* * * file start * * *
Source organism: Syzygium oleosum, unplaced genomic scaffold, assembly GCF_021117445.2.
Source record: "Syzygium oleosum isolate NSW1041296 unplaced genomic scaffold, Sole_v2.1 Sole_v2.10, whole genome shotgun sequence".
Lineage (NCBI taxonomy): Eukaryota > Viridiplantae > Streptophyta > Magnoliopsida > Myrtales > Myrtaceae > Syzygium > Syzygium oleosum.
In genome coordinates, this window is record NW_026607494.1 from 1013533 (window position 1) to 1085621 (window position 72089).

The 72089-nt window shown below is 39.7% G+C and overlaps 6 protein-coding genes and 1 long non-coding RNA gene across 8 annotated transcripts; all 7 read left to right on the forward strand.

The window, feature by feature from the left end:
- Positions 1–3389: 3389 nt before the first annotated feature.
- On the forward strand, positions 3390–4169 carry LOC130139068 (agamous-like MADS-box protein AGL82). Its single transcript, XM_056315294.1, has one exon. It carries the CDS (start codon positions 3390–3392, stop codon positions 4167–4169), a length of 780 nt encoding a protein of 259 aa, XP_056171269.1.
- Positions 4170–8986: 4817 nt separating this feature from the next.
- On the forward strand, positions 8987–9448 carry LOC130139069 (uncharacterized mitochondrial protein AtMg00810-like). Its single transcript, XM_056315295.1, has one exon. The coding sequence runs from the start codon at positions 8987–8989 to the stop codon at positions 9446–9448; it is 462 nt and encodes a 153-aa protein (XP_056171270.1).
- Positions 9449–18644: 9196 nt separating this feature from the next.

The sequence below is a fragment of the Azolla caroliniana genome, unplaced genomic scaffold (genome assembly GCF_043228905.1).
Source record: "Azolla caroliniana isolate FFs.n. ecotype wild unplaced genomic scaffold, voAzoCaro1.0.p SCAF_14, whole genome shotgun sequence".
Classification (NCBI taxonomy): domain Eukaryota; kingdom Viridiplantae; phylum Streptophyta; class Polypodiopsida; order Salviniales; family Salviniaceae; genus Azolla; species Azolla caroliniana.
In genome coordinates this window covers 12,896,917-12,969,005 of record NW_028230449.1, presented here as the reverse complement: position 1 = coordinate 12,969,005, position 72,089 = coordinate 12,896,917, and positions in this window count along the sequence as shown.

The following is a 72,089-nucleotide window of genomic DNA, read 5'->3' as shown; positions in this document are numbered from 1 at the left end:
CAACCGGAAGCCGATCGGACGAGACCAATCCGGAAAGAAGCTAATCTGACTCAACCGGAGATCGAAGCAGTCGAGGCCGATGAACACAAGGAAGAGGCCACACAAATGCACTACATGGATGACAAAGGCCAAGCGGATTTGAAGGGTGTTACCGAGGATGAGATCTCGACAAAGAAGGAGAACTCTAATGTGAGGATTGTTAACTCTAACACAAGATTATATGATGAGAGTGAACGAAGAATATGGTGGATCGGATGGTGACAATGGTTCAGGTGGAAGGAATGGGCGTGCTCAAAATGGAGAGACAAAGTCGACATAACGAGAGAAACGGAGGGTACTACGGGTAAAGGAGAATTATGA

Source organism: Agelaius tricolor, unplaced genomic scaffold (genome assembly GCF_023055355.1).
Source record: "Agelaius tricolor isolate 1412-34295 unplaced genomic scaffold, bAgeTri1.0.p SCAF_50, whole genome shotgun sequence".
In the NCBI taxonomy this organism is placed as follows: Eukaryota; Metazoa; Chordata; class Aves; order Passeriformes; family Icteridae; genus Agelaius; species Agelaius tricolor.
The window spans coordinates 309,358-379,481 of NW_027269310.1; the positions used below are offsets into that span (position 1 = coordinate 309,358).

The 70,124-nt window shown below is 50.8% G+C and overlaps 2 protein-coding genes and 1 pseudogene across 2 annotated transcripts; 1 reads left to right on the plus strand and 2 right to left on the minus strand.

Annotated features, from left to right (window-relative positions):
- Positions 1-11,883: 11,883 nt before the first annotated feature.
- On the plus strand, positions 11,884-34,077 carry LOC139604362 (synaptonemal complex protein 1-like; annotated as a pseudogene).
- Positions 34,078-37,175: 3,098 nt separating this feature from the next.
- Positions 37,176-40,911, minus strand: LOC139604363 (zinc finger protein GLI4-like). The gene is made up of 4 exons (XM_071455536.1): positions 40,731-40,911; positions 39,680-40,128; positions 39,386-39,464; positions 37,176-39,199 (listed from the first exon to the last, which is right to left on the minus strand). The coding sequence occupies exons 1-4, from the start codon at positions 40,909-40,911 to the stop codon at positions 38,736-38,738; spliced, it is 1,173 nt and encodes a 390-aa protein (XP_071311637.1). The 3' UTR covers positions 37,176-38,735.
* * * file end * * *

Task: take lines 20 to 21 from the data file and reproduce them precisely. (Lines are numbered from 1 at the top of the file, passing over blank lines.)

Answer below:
In the NCBI taxonomy this organism is placed as follows: Eukaryota; Metazoa; Chordata; class Aves; order Passeriformes; family Icteridae; genus Agelaius; species Agelaius tricolor.
The window spans coordinates 309,358-379,481 of NW_027269310.1; the positions used below are offsets into that span (position 1 = coordinate 309,358).